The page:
Damien Hirst - 20th Century & Contemporary Art Evening Sale New York Wednesday, November 16, 2016 | Phillips

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  • Provenance

    Gagosian Gallery, Los Angeles
    Private Collection, Connecticut
    Phillips de Pury, New York, November 7, 2011, lot 10
    Acquired at the above sale by the present owner

  • Exhibited

    Los Angeles, Gagosian Gallery, Damien Hirst: Superstition, February 22 – April 5, 2007, p. 45 (illustrated)

  • Catalogue Essay

    Inspired by the surface decoration on a Victorian tea tray, Damien Hirst’s Kaleidoscope series began in 2001 and present lot, created 5 years later displays Hirst’s mastery of his technique. The Crown of Life, 2006 is comprised of Hirst’s most desired medium; butterflies. Appearing throughout Hirst’s various bodies of work, butterflies interest him because of their exquisite beauty which remains, even in death. Constructed in the shape of a classical church, stained glass window, the butterflies lie in a very precise pattern to mimic the sun illuminated, colored glass.

    Hirst’s Kaleidoscope paintings are created by laying colorful butterfly wings into household paint and arranging them according to a very specific pattern, laid out and executed by Hirst. While the complete series is inspired by the religious iconography of stained glass, some of the pieces even reference specific, existing windows in churches throughout London. The spiritual nature of present lot and of the series is conveyed through not only the title, The Crown of Life, but also the symbolism of the butterfly. The "Crown of Life" refers directly to a line in the Bible, James 1:12 which states that those who remain steadfast under trial will be blessed to receive the crown of life promised to those who love God. This promise of life and resurrection is illustrated in the physical life of a butterfly. In antiquity, the image of the butterfly emerging form the chrysalis stood for the soul leaving the body at death. In Christian art the butterfly is a symbol of the resurrected human soul. The life-cycle of the caterpillar, chrysalis and butterfly symbolizes life, death and resurrection. As Hirst explains, “The death of an insect …. still has this really optimistic beauty,” which can be seen within the present lot. The Kaleidoscope paintings are created with only the iridescent wings of the butterfly, according to Hirst, this is done strategically to separate the dead butterflies from “the real thing.” (Damien Hirst in Damien Hirst, I Want to Spend the Rest of My Life Everywhere, with Everyone, One to One, Always, Forever, Now, 2005, p. 135) Hirst who has explained his obsession with death as “a celebration of life rather than something morbid,” strives artistically to find the beauty within the gruesome. (Damien Hirst cited in Damien Hirst and Gordon Burn, On the Way to Work, 2001, p. 21) The fragility of the natural world is clearly exposed in the present lot, laid out for the viewer to admire the permanence or hopeful non-permanence of death. The Crown of Life, 2006 beautifully conveys Hirst's obsession with color and light and the dichotomy of life and death, elegance and obscenity, immortality and extinction.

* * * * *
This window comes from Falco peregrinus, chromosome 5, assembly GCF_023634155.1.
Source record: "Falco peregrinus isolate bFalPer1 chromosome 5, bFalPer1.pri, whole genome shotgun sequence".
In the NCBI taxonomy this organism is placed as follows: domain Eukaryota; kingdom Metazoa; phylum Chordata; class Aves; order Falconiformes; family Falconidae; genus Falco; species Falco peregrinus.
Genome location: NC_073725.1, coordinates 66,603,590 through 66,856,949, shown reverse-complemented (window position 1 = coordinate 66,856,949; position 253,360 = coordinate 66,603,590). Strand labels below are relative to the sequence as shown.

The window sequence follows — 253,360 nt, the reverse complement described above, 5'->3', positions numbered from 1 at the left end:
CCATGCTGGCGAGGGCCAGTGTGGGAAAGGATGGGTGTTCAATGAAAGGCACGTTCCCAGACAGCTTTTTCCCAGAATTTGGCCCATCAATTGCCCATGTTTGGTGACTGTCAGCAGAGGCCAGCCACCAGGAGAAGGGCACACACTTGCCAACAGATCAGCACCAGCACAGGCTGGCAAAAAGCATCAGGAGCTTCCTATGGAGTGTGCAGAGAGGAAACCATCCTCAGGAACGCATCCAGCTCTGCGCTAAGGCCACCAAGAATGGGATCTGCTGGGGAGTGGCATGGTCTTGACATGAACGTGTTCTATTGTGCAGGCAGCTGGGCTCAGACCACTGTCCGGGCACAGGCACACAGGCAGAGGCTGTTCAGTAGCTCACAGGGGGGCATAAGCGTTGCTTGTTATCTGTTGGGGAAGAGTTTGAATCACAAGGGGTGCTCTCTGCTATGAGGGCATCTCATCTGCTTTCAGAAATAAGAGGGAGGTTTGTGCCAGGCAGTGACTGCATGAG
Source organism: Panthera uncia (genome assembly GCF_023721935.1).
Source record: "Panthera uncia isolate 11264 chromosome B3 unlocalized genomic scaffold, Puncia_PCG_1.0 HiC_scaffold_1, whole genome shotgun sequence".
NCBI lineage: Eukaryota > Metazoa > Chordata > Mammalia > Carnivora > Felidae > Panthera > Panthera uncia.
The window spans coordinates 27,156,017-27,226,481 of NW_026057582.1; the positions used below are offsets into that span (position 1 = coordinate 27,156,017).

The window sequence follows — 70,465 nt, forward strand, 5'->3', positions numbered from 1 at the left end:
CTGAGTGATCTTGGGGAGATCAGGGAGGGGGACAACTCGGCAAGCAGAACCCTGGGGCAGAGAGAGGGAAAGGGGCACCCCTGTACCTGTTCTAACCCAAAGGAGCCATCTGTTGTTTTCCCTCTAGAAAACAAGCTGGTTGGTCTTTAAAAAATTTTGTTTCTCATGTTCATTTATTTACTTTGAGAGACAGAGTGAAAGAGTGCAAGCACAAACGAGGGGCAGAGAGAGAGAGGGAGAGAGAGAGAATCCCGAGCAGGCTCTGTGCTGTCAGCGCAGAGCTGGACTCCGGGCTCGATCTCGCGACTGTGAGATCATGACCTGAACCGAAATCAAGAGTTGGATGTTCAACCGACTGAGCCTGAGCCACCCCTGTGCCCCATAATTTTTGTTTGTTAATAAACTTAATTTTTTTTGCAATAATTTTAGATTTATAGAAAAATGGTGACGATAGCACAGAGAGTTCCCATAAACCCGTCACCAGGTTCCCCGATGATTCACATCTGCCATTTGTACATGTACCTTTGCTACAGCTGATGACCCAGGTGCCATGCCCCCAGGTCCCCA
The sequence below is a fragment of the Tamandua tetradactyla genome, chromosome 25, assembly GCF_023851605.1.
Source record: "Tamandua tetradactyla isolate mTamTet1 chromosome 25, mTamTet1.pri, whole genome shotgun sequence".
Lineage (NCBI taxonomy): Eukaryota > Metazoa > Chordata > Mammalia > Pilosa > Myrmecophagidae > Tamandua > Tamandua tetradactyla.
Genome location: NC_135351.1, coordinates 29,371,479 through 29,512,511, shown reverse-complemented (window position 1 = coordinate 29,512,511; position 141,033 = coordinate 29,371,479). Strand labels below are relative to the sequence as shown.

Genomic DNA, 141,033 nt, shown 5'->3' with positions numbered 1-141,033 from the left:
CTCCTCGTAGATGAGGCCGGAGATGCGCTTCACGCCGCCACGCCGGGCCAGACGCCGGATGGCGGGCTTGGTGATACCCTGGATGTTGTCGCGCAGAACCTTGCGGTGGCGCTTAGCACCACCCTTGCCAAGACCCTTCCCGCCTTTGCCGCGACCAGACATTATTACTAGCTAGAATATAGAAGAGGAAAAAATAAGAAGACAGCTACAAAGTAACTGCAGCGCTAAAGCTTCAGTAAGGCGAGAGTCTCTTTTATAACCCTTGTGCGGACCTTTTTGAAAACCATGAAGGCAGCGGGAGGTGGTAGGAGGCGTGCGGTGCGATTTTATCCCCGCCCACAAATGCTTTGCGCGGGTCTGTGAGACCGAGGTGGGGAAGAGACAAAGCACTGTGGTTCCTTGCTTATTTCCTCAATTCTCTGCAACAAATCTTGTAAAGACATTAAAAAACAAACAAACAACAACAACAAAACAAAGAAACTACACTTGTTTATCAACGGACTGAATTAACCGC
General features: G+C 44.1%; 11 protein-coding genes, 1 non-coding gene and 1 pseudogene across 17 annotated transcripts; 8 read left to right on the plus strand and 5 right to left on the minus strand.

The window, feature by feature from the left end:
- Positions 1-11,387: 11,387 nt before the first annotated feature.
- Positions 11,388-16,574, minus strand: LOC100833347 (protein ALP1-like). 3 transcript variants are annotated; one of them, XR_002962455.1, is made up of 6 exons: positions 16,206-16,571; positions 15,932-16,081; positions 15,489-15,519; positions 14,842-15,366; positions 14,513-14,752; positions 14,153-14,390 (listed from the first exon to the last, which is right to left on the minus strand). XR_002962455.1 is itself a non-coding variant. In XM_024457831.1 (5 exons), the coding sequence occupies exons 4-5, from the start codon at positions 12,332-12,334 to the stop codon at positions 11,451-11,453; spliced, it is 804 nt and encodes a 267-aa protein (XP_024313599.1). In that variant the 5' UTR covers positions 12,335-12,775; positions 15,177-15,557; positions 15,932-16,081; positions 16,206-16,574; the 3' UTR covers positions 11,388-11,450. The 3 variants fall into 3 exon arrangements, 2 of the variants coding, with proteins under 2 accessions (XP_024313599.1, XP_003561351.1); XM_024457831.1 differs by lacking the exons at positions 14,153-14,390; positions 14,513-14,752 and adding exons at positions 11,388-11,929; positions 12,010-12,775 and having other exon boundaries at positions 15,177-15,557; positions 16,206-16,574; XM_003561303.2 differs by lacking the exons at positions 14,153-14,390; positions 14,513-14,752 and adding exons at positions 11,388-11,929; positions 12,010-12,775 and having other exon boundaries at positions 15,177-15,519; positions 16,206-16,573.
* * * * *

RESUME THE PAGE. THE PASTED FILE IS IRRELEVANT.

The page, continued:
• Artist Biography

    Damien Hirst

    British • 1965

    There is no other contemporary artist as maverick to the art market as Damien Hirst. Foremost among the Young British Artists (YBAs), a group of provocative artists who graduated from Goldsmiths, University of London in the late 1980s, Hirst ascended to stardom by making objects that shocked and appalled, and that possessed conceptual depth in both profound and prankish ways.

    Regarded as Britain's most notorious living artist, Hirst has studded human skulls in diamonds and submerged sharks, sheep and other dead animals in custom vitrines of formaldehyde. In tandem with Cheyenne Westphal, now Chairman of Phillips, Hirst controversially staged an entire exhibition directly for auction with 2008's "Beautiful Inside My Head Forever," which collectively totalled £111 million ($198 million).

    Hirst remains genre-defying and creates everything from sculpture, prints, works on paper and paintings to installation and objects. Another of his most celebrated series, the 'Pill Cabinets' present rows of intricate pills, cast individually in metal, plaster and resin, in sterilized glass and steel containers; Phillips New York showed the largest of these pieces ever exhibited in the United States, The Void, 2000, in May 2017.

    View More Works


Disintegration - The Crown of Life

signed twice, titled and dated “Damien Hirst, "The Crown of Life," 2006” on the reverse
butterflies and household gloss on canvas, in artist's frame
117 3/4 x 78 3/4 in. (299.1 x 200 cm.)
Executed in 2006.

$1,000,000 - 1,500,000 

Sold for $1,150,000

Contact Specialist
Kate Bryan
Head of Evening Sale
New York
+ 1 212 940 1267

20th Century & Contemporary Art Evening Sale

New York Auction 16 November 5 PM EST